A practical way to approach responsible forest management

Kim Carstensen

Frustration over intractable conservation negotiations brought together a committed group of environmentalists, foresters, forest owners, trade unionists, social activists and indigenous peoples to find workable solutions for forest governance.

The Forest Stewardship Council (FSC) is one of the illegitimate children of the UN Conference on Environment and Development (UNCED) held in Rio de Janeiro in 1992. It is illegitimate because, unlike most of the other children of Rio, such as the Climate Change Convention, the Biodiversity Convention or Agenda 21, FSC was not born as a result of success by governments in reaching agreement. There were no bold initiatives in Rio to move towards sustainable development in the forest sector. On the contrary, FSC arose out of bitter infighting and fruitless discussions among governments on forest protection and sustainable forest management.

FSC was formed out of a strong sense of frustration with the inability of governments to agree and to act together on forest issues. A committed group of actors in the forest sector – environmentalists, foresters, forest owners, trade unionists, social activists, indigenous peoples, and more – agreed that the world’s forests were too important to leave to indefinite intergovernmental processes. So, instead of depending on government commitment, they established FSC as a market-oriented instrument to overcome a global crisis in forest governance.

Since then much has happened in the world, but the global crisis in forest governance has not been resolved. It is true that forest management has been significantly improved in many countries and regions, but we still see far too many cases of forest illegality, of serious and unresolved land disputes, and of blatantly unsustainable practices in forests around the world. And at the global level, we still fail to see intergovernmental processes and institutions that truly work to ensure sustainable forest management.

In the meantime – and contrary to what many people have thought over the years – the FSC model of governance, involving stakeholders with social, environmental or economic interests, has proved to be working for all forest types around the world. FSC has provided a room where very different interests in forests are forced to get together to define and to agree on what sustainable forest management means for them. What’s the level of social benefits that needs to come out of the forests? What are the most important natural or ecosystem values? And how can we make sure that what we agree also makes economic sense?

Our model is, of course, very difficult at times. It happens that consensus cannot be reached, and securing agreement across very different interest groups can often take a long, long time. There are many difficult issues requiring prolonged discussion and negotiations, and so we may not be the fastest operation in the world.

However, it often turns out that compromise is there to be found, and that anticipated disagreements are smaller than expected. And it is true that when our discussions lead to agreement, this agreement is stronger and much more robust than unilateral decisions coming from one or other interest.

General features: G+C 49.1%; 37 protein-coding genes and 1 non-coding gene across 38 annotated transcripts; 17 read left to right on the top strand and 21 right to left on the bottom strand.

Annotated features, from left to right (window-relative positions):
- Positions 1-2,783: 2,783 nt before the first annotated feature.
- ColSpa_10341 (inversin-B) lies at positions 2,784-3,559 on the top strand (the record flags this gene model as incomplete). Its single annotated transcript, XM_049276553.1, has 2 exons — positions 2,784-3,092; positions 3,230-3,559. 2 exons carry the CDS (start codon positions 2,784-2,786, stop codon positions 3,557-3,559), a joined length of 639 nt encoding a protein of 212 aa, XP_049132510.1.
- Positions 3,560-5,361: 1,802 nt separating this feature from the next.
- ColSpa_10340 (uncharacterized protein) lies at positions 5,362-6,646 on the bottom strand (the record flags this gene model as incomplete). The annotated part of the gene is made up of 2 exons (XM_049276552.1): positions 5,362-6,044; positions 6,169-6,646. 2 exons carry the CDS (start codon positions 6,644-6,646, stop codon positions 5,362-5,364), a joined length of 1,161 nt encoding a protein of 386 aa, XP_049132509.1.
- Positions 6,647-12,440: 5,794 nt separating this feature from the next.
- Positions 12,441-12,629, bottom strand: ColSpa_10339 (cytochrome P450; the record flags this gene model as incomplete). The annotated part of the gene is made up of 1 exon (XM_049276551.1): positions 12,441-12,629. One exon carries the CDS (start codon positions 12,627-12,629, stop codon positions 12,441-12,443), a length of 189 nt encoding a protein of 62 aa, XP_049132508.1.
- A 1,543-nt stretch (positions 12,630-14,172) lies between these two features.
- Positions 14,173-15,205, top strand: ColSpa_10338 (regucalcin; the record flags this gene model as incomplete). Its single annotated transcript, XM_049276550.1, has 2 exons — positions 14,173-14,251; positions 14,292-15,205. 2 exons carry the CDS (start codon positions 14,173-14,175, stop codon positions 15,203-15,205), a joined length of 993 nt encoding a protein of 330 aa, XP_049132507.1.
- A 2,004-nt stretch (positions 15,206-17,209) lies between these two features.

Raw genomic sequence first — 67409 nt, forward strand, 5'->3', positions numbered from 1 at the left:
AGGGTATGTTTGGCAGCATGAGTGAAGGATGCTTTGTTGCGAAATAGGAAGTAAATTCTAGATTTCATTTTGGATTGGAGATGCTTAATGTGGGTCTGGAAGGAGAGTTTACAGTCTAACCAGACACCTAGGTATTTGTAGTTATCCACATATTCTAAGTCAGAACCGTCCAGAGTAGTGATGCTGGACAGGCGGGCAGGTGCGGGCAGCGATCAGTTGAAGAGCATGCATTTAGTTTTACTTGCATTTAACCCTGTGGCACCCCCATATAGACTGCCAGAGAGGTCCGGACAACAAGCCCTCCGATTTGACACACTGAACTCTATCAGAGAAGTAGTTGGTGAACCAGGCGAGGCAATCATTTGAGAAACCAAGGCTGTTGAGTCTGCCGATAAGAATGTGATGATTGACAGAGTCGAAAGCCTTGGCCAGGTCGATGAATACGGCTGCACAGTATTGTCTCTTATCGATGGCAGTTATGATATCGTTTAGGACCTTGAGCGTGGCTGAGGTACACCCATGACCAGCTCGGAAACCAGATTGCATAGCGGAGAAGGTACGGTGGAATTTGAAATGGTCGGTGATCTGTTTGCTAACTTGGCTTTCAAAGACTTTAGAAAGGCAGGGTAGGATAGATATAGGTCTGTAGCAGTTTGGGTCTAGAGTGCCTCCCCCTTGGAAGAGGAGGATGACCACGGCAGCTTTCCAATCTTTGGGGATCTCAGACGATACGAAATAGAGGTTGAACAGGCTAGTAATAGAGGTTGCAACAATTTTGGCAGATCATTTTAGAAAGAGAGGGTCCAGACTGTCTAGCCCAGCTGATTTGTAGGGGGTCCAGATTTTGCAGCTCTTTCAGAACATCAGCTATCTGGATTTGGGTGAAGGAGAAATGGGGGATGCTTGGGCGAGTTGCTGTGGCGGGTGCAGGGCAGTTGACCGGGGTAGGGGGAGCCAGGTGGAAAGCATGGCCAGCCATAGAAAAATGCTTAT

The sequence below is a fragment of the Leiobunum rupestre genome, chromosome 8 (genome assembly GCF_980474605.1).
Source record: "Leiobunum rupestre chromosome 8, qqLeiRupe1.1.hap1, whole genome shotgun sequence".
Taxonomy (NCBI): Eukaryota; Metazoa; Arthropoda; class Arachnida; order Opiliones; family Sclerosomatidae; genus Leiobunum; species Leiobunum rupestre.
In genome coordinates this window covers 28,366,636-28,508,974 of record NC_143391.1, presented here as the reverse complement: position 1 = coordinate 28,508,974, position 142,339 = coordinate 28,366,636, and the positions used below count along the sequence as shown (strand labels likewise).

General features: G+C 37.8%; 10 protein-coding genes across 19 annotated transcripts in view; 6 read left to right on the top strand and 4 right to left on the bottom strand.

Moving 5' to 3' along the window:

Our experiences are being used by other voluntary certification schemes, notably in the fisheries sector, where schemes like the Marine Stewardship Council and the new Aquaculture Stewardship Council have learned from the successes – and also the failures – of FSC. We are also working together and sharing experiences with a larger group of voluntary certification schemes, including the Fairtrade movement and in the ‘ISEAL Alliance’, the global association for social and environmental standards.

The demand for FSC products has been a key driver for FSC certification all over the world. We have seen a very significant growth in demand over the past few years, and today there are 24,500 companies that are ‘chain of custody’ certified in the FSC supply chain. Demand comes from consumers, whether they are corporate buyers or private individuals. It is clear that campaigns for forest protection and sustainable management remain important drivers of consumer awareness.

One of the main challenges for FSC is to grow out of being an instrument that is strongest among consumers – whether they are companies, institutions or individuals – in the traditional developed economies in Europe and North America. FSC must become truly global by becoming a well-known, attractive and preferred scheme for consumers in the major emerging economies.

Why do we believe that we can do this? One reason is our success over the years; another is the fact that we are not just a traditional environmental label, but a coalition of stakeholders working together – globally and locally – to try to find agreed solutions that work for the environment, social actors and the economy. We provide a prospect of managing forests in ways that spur social and economic development, while at the same time protecting the environment as a common resource for future generations.

FSC was created to be a strong tool for promoting environmentally appropriate, socially beneficial, and economically viable management of the world’s forests, and that is what we are setting out to be, in a future of immense global change.

About the author:

Kim Carstensen is Executive Director at the Forest Stewardship Council


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